I believe we all have had seasons of life when we feel overwhelmed by the complexities and difficulties we encounter daily. We feel we barely have enough energy to make it through any given day. In addition to all of the normal, everyday chores, routines and responsibilities we have, we are oftentimes broadsided by the unexpected. Then, anxiously in the midst of the current day, we worry about what tomorrow will bring. This one-two punch sends us into a tailspin that can threaten to paralyze us. Does this sound remotely familiar? In the Sermon on the Mount, Jesus encourages us to not worry. Of course this is easier said than done. Nevertheless, Jesus offers compelling reasons to not worry. Since God so faithfully feeds the birds of the air and clothes the lilies of the field with such splendor, how much more will he care for his faithful children? Jesus then concludes with these words: “But seek first his kingdom and his righteousness, and all these things will be given to you as well. Therefore do not worry about tomorrow, for tomorrow will worry about itself. Each day has enough trouble of its own.” (Matthew 6:33-34) Do these words resonate with you? They do with me. A pastor friend of mine has articulated it this way, “When I wake up in the morning, I petition God for his strength to see me through the day. In the evening, I am answerable to him for how I have conducted myself over the course of the day. God asks nothing more or nothing less from us.” Whatever your circumstances, I want to encourage you to not borrow trouble. Live in the moment with the awareness that the Lord is continually with us, maintaining an open-ended dialogue with him over the course of the day.
Keep the Faith,
If someone were to ask you, “Who are you,” how would you answer? I might answer, “My name is Tony Winterowd. I am a pastor, father, husband, American, tennis player and USC football fan.” But, do these descriptions define who I am or simply roles I play and preferences I may have? If we define ourselves in these terms, we will be disappointed…if not sooner than later. Why? It is because disappointment is inevitable in the roles we play. For example, if my identity is found in being a parent, what happens to my self-worth if my kids are disobedient or make poor choices? If my identity is defined by what I do for a living, what happens to my self-worth if I am laid off? We can take this a step further. If I perceive myself to be a sinner (though I may believe in Christ), how will this impact the way I behave? The answer, of course, is that my life will be characterized by sin. I will live like a sinner. Scripture is abundantly clear regarding our identity. John 1:12 reminds us, “Yet to all who receive him [Jesus], to those who believed in his name, he [God] gave the right to become children of God.” 1 John 3:1 tells us, “How great is the love the Father has lavished on us, that we should be called children of God.” Furthermore, Scripture is also abundantly clear in calling believers in Christ Saints. In fact, nowhere in the New Testament are believers referred to as sinners. In light of these Scriptural truths, we can ask ourselves, “Does what we do define who we are? Or, does who we are define what we do?” Defining ourselves as children of God will drive and impact what we do and how we live. Now, lest our heads swell regarding our standing before God as his children, let us remember that it is only by his grace that he receives us as his children; not anything we have done. Thus, we each can say, “I am not the great I AM. But, by the grace of God, I am what I am.” Dear Christian, you are a child of God – a saint who occasionally sins. Embrace this truth, and, by the strength and power of the Holy Spirit, live accordingly. Recommended reading: “Victory Over the Darkness” and “The Bondage Breaker” by Neil T. Anderson Keep the faith, Pastor Tony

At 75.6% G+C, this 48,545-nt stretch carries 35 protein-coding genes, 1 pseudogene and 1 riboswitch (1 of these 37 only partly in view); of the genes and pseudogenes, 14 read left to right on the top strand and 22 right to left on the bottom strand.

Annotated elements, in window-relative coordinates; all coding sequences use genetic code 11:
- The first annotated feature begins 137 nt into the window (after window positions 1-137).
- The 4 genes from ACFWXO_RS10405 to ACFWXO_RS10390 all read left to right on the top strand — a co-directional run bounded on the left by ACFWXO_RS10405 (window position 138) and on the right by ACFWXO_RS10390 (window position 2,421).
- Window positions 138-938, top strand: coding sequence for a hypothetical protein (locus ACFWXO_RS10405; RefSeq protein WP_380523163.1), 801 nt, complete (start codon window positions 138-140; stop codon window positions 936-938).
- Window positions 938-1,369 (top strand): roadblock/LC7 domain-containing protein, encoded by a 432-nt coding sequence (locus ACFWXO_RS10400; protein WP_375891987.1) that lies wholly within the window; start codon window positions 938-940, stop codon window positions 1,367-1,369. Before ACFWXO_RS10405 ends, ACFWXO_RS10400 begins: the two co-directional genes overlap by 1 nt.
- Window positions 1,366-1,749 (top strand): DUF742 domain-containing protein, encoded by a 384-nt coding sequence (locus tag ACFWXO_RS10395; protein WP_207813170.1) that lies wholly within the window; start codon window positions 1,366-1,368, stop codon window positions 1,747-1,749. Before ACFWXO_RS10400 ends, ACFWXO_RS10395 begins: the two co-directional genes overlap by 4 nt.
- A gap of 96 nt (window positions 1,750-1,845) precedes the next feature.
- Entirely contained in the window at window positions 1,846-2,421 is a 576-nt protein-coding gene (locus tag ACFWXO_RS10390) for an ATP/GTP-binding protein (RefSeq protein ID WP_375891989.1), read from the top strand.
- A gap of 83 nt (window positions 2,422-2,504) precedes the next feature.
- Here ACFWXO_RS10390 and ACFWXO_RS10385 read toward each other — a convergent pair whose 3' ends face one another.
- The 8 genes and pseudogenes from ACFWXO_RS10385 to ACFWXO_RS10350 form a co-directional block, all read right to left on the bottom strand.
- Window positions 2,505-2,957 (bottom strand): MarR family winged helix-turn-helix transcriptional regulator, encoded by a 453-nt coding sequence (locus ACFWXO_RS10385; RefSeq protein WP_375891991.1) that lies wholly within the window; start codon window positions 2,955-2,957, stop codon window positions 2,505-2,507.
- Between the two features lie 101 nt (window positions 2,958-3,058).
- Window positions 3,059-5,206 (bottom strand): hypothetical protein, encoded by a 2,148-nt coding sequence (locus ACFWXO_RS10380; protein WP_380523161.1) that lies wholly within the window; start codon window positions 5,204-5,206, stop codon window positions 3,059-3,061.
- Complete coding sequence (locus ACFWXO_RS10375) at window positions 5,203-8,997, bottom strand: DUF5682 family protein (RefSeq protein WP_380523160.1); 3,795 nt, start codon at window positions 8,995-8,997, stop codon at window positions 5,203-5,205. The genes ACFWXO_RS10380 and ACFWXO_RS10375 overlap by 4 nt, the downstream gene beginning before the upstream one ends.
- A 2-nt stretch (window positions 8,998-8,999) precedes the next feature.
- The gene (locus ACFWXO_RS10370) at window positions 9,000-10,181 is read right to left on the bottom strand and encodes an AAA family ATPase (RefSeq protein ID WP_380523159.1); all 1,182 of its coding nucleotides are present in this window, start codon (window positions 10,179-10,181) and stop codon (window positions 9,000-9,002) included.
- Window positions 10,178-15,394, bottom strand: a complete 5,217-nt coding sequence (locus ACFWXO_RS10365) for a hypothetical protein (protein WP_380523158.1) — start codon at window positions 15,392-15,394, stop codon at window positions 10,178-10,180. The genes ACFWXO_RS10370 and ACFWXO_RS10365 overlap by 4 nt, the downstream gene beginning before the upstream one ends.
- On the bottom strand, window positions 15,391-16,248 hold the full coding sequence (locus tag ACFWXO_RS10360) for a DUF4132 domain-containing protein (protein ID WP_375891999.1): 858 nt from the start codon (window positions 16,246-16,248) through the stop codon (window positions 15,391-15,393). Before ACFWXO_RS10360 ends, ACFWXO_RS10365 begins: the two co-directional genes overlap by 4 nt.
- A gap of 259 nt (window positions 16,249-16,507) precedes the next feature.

Originally from Huntington Beach, CA, Tony received his Bachelor's degree in religion from USC and his Master of Divinity and Doctor of Ministry from Talbot School of Theology. Tony loves spending time with his wife, Sheri, and their two sons and daughter (Bryce, Braden, and Brooke); cheering for the USC Trojan football team; and playing tennis.